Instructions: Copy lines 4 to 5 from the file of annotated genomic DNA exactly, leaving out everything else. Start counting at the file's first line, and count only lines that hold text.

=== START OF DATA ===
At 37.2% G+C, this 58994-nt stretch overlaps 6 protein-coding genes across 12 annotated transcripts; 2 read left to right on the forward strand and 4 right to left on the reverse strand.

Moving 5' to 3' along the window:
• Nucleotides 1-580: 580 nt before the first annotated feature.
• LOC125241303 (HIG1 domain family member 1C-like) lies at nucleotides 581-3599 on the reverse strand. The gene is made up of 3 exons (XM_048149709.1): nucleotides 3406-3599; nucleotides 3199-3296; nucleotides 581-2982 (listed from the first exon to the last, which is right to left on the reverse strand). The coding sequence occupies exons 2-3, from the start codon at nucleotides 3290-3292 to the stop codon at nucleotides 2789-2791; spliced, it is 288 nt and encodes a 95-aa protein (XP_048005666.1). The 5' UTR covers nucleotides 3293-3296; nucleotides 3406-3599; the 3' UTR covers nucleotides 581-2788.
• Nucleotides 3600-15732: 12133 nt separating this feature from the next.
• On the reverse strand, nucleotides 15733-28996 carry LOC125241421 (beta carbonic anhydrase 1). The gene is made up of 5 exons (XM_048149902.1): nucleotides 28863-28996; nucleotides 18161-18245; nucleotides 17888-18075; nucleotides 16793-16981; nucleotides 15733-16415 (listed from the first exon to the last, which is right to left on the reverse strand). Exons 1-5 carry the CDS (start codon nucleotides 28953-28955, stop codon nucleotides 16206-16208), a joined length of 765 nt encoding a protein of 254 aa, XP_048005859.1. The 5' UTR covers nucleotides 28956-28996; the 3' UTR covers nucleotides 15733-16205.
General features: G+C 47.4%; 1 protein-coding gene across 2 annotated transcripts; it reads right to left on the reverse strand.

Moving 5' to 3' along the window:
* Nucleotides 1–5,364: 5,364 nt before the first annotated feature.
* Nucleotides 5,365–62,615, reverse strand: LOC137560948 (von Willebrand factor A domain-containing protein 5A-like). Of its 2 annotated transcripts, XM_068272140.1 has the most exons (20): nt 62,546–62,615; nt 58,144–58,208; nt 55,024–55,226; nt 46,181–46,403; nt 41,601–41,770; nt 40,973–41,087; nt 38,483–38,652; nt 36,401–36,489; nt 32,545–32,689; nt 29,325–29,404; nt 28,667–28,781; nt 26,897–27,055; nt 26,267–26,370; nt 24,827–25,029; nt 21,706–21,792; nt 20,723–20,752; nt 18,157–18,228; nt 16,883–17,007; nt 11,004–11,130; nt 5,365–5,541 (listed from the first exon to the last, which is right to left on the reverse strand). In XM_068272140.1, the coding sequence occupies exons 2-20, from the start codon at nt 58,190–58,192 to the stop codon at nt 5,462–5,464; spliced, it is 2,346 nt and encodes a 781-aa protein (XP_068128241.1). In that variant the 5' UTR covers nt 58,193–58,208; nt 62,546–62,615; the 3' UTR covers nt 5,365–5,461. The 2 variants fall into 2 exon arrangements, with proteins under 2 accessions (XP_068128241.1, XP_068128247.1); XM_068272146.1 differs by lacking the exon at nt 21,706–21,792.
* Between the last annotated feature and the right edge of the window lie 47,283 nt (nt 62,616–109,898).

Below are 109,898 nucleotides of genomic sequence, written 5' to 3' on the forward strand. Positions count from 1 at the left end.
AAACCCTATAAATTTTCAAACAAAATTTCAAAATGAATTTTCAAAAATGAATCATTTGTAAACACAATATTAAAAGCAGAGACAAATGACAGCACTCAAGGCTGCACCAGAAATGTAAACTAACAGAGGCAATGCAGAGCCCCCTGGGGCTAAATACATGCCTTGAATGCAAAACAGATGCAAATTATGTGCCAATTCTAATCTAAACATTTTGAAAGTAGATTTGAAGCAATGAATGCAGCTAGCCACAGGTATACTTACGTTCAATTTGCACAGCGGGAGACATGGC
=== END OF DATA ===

• LOC125241303 (HIG1 domain family member 1C-like) lies at nucleotides 581-3599 on the reverse strand. The gene is made up of 3 exons (XM_048149709.1): nucleotides 3406-3599; nucleotides 3199-3296; nucleotides 581-2982 (listed from the first exon to the last, which is right to left on the reverse strand). The coding sequence occupies exons 2-3, from the start codon at nucleotides 3290-3292 to the stop codon at nucleotides 2789-2791; spliced, it is 288 nt and encodes a 95-aa protein (XP_048005666.1). The 5' UTR covers nucleotides 3293-3296; nucleotides 3406-3599; the 3' UTR covers nucleotides 581-2788.
• Nucleotides 3600-15732: 12133 nt separating this feature from the next.